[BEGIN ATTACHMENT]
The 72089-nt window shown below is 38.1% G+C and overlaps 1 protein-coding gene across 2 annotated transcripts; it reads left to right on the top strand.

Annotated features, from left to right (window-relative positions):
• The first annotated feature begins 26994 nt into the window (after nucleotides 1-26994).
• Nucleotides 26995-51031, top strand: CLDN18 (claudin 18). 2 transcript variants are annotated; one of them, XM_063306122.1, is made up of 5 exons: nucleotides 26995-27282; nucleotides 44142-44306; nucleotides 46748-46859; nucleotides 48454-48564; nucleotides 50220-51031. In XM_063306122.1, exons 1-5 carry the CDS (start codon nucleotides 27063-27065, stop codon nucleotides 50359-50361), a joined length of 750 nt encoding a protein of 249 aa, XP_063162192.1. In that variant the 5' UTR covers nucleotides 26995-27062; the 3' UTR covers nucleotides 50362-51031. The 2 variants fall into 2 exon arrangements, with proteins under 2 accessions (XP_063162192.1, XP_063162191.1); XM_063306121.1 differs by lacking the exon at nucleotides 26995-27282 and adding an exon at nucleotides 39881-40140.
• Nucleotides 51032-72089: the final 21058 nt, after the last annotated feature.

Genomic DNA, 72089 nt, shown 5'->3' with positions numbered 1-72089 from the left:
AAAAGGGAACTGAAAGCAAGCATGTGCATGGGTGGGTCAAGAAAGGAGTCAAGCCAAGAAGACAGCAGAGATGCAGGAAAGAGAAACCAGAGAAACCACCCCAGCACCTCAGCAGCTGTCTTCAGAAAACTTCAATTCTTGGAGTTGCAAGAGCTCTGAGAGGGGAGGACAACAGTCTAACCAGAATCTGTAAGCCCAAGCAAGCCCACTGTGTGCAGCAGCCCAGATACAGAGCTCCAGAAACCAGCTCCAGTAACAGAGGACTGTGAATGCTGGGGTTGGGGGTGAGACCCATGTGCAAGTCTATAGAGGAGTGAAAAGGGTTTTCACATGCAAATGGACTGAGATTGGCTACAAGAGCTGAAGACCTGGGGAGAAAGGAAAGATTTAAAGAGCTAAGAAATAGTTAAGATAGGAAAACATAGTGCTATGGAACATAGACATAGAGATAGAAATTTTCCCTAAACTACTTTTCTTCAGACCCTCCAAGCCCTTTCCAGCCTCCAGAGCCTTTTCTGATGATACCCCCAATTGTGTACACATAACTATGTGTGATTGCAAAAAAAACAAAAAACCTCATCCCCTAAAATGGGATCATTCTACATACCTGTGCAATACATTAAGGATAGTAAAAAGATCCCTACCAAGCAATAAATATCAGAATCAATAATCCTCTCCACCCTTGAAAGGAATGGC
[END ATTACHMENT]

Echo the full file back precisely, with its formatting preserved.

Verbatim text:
The 72089-nt window shown below is 38.1% G+C and overlaps 1 protein-coding gene across 2 annotated transcripts; it reads left to right on the top strand.

Annotated features, from left to right (window-relative positions):
• The first annotated feature begins 26994 nt into the window (after nucleotides 1-26994).
• Nucleotides 26995-51031, top strand: CLDN18 (claudin 18). 2 transcript variants are annotated; one of them, XM_063306122.1, is made up of 5 exons: nucleotides 26995-27282; nucleotides 44142-44306; nucleotides 46748-46859; nucleotides 48454-48564; nucleotides 50220-51031. In XM_063306122.1, exons 1-5 carry the CDS (start codon nucleotides 27063-27065, stop codon nucleotides 50359-50361), a joined length of 750 nt encoding a protein of 249 aa, XP_063162192.1. In that variant the 5' UTR covers nucleotides 26995-27062; the 3' UTR covers nucleotides 50362-51031. The 2 variants fall into 2 exon arrangements, with proteins under 2 accessions (XP_063162192.1, XP_063162191.1); XM_063306121.1 differs by lacking the exon at nucleotides 26995-27282 and adding an exon at nucleotides 39881-40140.
• Nucleotides 51032-72089: the final 21058 nt, after the last annotated feature.

Genomic DNA, 72089 nt, shown 5'->3' with positions numbered 1-72089 from the left:
AAAAGGGAACTGAAAGCAAGCATGTGCATGGGTGGGTCAAGAAAGGAGTCAAGCCAAGAAGACAGCAGAGATGCAGGAAAGAGAAACCAGAGAAACCACCCCAGCACCTCAGCAGCTGTCTTCAGAAAACTTCAATTCTTGGAGTTGCAAGAGCTCTGAGAGGGGAGGACAACAGTCTAACCAGAATCTGTAAGCCCAAGCAAGCCCACTGTGTGCAGCAGCCCAGATACAGAGCTCCAGAAACCAGCTCCAGTAACAGAGGACTGTGAATGCTGGGGTTGGGGGTGAGACCCATGTGCAAGTCTATAGAGGAGTGAAAAGGGTTTTCACATGCAAATGGACTGAGATTGGCTACAAGAGCTGAAGACCTGGGGAGAAAGGAAAGATTTAAAGAGCTAAGAAATAGTTAAGATAGGAAAACATAGTGCTATGGAACATAGACATAGAGATAGAAATTTTCCCTAAACTACTTTTCTTCAGACCCTCCAAGCCCTTTCCAGCCTCCAGAGCCTTTTCTGATGATACCCCCAATTGTGTACACATAACTATGTGTGATTGCAAAAAAAACAAAAAACCTCATCCCCTAAAATGGGATCATTCTACATACCTGTGCAATACATTAAGGATAGTAAAAAGATCCCTACCAAGCAATAAATATCAGAATCAATAATCCTCTCCACCCTTGAAAGGAATGGC